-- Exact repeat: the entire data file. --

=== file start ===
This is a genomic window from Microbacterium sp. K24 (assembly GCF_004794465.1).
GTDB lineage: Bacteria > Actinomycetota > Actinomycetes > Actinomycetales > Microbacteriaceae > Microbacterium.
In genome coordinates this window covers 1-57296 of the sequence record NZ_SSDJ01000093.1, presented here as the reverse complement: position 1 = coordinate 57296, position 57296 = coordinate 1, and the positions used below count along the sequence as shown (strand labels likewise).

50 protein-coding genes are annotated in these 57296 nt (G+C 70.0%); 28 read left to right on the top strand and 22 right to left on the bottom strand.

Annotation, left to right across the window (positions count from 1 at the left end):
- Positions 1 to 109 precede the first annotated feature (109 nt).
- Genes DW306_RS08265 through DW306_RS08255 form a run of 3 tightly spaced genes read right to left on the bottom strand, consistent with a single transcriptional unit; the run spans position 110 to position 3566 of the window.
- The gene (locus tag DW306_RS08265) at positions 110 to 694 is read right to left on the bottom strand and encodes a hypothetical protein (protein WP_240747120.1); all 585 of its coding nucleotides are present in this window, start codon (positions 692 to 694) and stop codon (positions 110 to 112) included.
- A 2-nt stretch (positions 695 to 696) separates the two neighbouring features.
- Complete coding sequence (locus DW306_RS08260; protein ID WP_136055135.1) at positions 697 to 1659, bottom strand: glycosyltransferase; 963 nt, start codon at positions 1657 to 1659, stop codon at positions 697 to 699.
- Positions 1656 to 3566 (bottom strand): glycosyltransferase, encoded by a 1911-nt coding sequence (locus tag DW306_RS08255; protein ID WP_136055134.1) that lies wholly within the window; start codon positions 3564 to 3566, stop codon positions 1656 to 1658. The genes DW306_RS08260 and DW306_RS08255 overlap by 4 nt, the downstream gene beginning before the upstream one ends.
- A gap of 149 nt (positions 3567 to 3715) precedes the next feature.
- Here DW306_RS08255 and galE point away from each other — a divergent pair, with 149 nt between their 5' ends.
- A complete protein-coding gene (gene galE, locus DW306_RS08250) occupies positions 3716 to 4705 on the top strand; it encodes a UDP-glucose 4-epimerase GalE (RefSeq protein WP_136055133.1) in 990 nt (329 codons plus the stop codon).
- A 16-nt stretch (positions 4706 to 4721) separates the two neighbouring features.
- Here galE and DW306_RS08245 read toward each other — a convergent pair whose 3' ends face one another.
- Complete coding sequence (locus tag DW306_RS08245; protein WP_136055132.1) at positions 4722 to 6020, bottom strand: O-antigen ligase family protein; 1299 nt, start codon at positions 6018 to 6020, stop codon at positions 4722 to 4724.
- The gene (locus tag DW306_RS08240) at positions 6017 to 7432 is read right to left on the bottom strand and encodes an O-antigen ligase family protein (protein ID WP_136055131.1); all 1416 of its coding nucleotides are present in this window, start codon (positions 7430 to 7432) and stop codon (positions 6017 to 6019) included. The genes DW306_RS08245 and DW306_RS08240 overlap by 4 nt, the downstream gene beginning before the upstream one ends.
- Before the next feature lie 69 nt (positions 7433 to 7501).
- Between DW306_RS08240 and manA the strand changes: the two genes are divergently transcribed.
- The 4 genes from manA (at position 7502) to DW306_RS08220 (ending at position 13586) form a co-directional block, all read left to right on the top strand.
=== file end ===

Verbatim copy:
This is a genomic window from Microbacterium sp. K24 (assembly GCF_004794465.1).
GTDB lineage: Bacteria > Actinomycetota > Actinomycetes > Actinomycetales > Microbacteriaceae > Microbacterium.
In genome coordinates this window covers 1-57296 of the sequence record NZ_SSDJ01000093.1, presented here as the reverse complement: position 1 = coordinate 57296, position 57296 = coordinate 1, and the positions used below count along the sequence as shown (strand labels likewise).

50 protein-coding genes are annotated in these 57296 nt (G+C 70.0%); 28 read left to right on the top strand and 22 right to left on the bottom strand.

Annotation, left to right across the window (positions count from 1 at the left end):
- Positions 1 to 109 precede the first annotated feature (109 nt).
- Genes DW306_RS08265 through DW306_RS08255 form a run of 3 tightly spaced genes read right to left on the bottom strand, consistent with a single transcriptional unit; the run spans position 110 to position 3566 of the window.
- The gene (locus tag DW306_RS08265) at positions 110 to 694 is read right to left on the bottom strand and encodes a hypothetical protein (protein WP_240747120.1); all 585 of its coding nucleotides are present in this window, start codon (positions 692 to 694) and stop codon (positions 110 to 112) included.
- A 2-nt stretch (positions 695 to 696) separates the two neighbouring features.
- Complete coding sequence (locus DW306_RS08260; protein ID WP_136055135.1) at positions 697 to 1659, bottom strand: glycosyltransferase; 963 nt, start codon at positions 1657 to 1659, stop codon at positions 697 to 699.
- Positions 1656 to 3566 (bottom strand): glycosyltransferase, encoded by a 1911-nt coding sequence (locus tag DW306_RS08255; protein ID WP_136055134.1) that lies wholly within the window; start codon positions 3564 to 3566, stop codon positions 1656 to 1658. The genes DW306_RS08260 and DW306_RS08255 overlap by 4 nt, the downstream gene beginning before the upstream one ends.
- A gap of 149 nt (positions 3567 to 3715) precedes the next feature.
- Here DW306_RS08255 and galE point away from each other — a divergent pair, with 149 nt between their 5' ends.
- A complete protein-coding gene (gene galE, locus DW306_RS08250) occupies positions 3716 to 4705 on the top strand; it encodes a UDP-glucose 4-epimerase GalE (RefSeq protein WP_136055133.1) in 990 nt (329 codons plus the stop codon).
- A 16-nt stretch (positions 4706 to 4721) separates the two neighbouring features.
- Here galE and DW306_RS08245 read toward each other — a convergent pair whose 3' ends face one another.
- Complete coding sequence (locus tag DW306_RS08245; protein WP_136055132.1) at positions 4722 to 6020, bottom strand: O-antigen ligase family protein; 1299 nt, start codon at positions 6018 to 6020, stop codon at positions 4722 to 4724.
- The gene (locus tag DW306_RS08240) at positions 6017 to 7432 is read right to left on the bottom strand and encodes an O-antigen ligase family protein (protein ID WP_136055131.1); all 1416 of its coding nucleotides are present in this window, start codon (positions 7430 to 7432) and stop codon (positions 6017 to 6019) included. The genes DW306_RS08245 and DW306_RS08240 overlap by 4 nt, the downstream gene beginning before the upstream one ends.
- Before the next feature lie 69 nt (positions 7433 to 7501).
- Between DW306_RS08240 and manA the strand changes: the two genes are divergently transcribed.
- The 4 genes from manA (at position 7502) to DW306_RS08220 (ending at position 13586) form a co-directional block, all read left to right on the top strand.